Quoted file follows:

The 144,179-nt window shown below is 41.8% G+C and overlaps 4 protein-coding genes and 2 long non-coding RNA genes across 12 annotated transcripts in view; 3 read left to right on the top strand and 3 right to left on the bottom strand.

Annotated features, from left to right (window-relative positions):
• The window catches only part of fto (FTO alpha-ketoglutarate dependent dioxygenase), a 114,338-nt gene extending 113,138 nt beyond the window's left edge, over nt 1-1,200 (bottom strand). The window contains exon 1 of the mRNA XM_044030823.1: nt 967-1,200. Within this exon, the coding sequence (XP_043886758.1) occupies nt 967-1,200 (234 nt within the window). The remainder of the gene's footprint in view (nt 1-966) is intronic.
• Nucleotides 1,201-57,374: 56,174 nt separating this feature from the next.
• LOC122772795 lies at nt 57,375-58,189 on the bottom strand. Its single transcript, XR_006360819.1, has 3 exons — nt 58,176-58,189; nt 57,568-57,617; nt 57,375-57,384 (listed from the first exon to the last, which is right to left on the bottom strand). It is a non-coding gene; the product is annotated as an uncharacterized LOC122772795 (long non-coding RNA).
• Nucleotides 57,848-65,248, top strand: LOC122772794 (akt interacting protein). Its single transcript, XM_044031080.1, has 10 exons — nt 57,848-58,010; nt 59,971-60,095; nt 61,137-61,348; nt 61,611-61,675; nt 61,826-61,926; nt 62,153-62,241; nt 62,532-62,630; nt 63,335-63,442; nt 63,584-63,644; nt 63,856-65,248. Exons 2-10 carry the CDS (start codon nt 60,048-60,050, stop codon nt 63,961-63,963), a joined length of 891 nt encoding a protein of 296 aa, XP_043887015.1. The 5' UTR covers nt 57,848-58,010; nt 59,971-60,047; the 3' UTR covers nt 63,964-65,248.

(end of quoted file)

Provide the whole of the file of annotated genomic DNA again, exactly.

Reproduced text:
The 144,179-nt window shown below is 41.8% G+C and overlaps 4 protein-coding genes and 2 long non-coding RNA genes across 12 annotated transcripts in view; 3 read left to right on the top strand and 3 right to left on the bottom strand.

Annotated features, from left to right (window-relative positions):
• The window catches only part of fto (FTO alpha-ketoglutarate dependent dioxygenase), a 114,338-nt gene extending 113,138 nt beyond the window's left edge, over nt 1-1,200 (bottom strand). The window contains exon 1 of the mRNA XM_044030823.1: nt 967-1,200. Within this exon, the coding sequence (XP_043886758.1) occupies nt 967-1,200 (234 nt within the window). The remainder of the gene's footprint in view (nt 1-966) is intronic.
• Nucleotides 1,201-57,374: 56,174 nt separating this feature from the next.
• LOC122772795 lies at nt 57,375-58,189 on the bottom strand. Its single transcript, XR_006360819.1, has 3 exons — nt 58,176-58,189; nt 57,568-57,617; nt 57,375-57,384 (listed from the first exon to the last, which is right to left on the bottom strand). It is a non-coding gene; the product is annotated as an uncharacterized LOC122772795 (long non-coding RNA).
• Nucleotides 57,848-65,248, top strand: LOC122772794 (akt interacting protein). Its single transcript, XM_044031080.1, has 10 exons — nt 57,848-58,010; nt 59,971-60,095; nt 61,137-61,348; nt 61,611-61,675; nt 61,826-61,926; nt 62,153-62,241; nt 62,532-62,630; nt 63,335-63,442; nt 63,584-63,644; nt 63,856-65,248. Exons 2-10 carry the CDS (start codon nt 60,048-60,050, stop codon nt 63,961-63,963), a joined length of 891 nt encoding a protein of 296 aa, XP_043887015.1. The 5' UTR covers nt 57,848-58,010; nt 59,971-60,047; the 3' UTR covers nt 63,964-65,248.